The Climate Leadership Council’s Bipartisan Solution
If you only casually follow the climate debate, you could be left with the impression that there are two camps sitting at opposite poles. You’ll read that on the right are “climate deniers” refusing to accept the conclusions of scientists and, on the left, “socialists” aiming to reorder our economic system. Through this lens, we have little hope of ever building enough consensus to solve the climate problem.
Fortunately, the vast majority of American voters represent a third camp—the camp that actually wants to get something done. Some 80% of voters now say it is important for a national climate policy to be bipartisan, according to a recent poll from Luntz Global.
This yearning for bipartisanship--which holds across all categories of voters--shouldn’t come as a surprise. With the rollback of President Obama’s Clean Power Plan and other climate regulations by the Trump Administration, the American public has witnessed how fragile climate policy can be when it’s only supported by one party. The clear lesson: any durable solution must have buy-in across the political spectrum.
On a more fundamental level, though, voters may intuitively believe that on climate, both parties have good (and bad) ideas. Go too far in one direction, and the environment suffers; too far in the other, and the economy falters. Voters want their leaders to work together to find middle ground.
With strong majorities of Americans now accepting that climate change is real and fueled by human activity, a window for a bipartisan compromise is opening. A younger generation seems to be converging on the issue: Some 58% of Republicans under 40 have grown more concerned about climate risks over the past year—the same proportion as voters overall.
As public opinion has shifted, an odd-bedfellow coalition of large companies and leading environmental organizations has been working together these past two years to outline a national climate policy. Convened by the Climate Leadership Council, these stakeholders represent a wide range of industries and perspectives. They don’t agree on everything. But they share the belief that any solution should be grounded in common sense—and emerge from common ground. In other words, it must be bipartisan.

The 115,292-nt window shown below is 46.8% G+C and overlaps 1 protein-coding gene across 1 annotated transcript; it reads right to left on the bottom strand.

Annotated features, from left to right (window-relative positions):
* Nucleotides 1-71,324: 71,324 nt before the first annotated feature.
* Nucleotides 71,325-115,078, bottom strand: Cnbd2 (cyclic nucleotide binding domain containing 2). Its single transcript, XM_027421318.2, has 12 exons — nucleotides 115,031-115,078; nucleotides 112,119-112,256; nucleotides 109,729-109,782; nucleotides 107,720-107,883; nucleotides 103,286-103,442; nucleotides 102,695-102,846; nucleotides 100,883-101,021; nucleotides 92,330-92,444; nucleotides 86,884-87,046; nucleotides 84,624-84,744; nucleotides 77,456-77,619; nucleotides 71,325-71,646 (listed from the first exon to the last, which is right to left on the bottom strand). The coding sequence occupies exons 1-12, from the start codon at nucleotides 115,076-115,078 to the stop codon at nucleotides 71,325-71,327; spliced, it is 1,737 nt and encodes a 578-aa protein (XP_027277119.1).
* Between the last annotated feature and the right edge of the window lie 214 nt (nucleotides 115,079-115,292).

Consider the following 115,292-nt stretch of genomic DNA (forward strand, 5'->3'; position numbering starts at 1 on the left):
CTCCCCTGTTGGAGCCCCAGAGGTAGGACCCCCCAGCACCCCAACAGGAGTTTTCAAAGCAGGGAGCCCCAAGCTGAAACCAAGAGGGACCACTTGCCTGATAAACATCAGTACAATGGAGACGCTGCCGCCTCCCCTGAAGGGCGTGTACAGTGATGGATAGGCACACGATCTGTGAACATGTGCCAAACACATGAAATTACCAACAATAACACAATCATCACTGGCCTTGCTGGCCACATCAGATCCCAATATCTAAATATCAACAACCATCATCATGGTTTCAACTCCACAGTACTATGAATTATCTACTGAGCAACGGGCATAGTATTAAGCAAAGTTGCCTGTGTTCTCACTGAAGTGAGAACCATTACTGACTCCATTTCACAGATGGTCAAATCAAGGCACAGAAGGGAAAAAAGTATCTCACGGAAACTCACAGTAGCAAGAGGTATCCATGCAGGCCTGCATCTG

The Climate Leadership Council’s plan is based on the concept of carbon dividends: charging companies for their carbon emissions and returning all the revenue to the American people. A gradually rising and economy-wide fee would start at $40 a ton of carbon emissions. All proceeds would be distributed to households in equal-sized quarterly checks, with a family of four receiving about $2,000 a year. The plan also calls for removing carbon regulations that are no longer necessary upon enactment of a steadily rising carbon fee.
Why would this plan attract broad bipartisan support? For starters, it would work. A carbon fee starting at $40 per ton and increasing each year at 5% above inflation would cut U.S. emissions in half by 2035, according to modeling by Resources for the Future. To guarantee the plan’s environmental ambition, a safeguard mechanism would increase the fee rate faster if emissions targets aren’t met.
Second, this solution makes the majority of Americans financially better off from solving climate change. Under the plan, 70% of households would receive more in dividends than they pay in higher energy costs. In contrast to government policies that pick winners and losers and ask Americans to foot the bill, the carbon dividends approach empowers people to decide for themselves how to shrink their carbon footprint.
Third, the Climate Leadership Council’s solution stimulates innovation and economic growth. It would trade an effective carbon fee for regulatory simplification. Replacing on-and-off-again carbon regulations with a steadily rising carbon fee would give business owners the predictability they need to invest for a clean energy future. With greater policy certainty, businesses will be able to drive down their emissions faster.
Lastly, our plan would level the playing field for American companies and even advantage those with cleaner manufacturing methods than their overseas competitors. A system of border carbon adjustments would apply the fee on the carbon content of imported goods and rebate the fee for exports. This would put the United States in the driver’s seat in international negotiations and encourage leading emitter nations, like China and India, to follow suit with carbon fees of their own.
Don’t believe the hype. There is middle ground on climate policy, and it’s where the vast majority of voters sit. The carbon dividends solution proves it’s possible to create a climate solution where all sides win. Let’s make it the basis for a much-needed bipartisan climate breakthrough.
Greg Bertelsen is Executive Vice President of the Climate Leadership Council.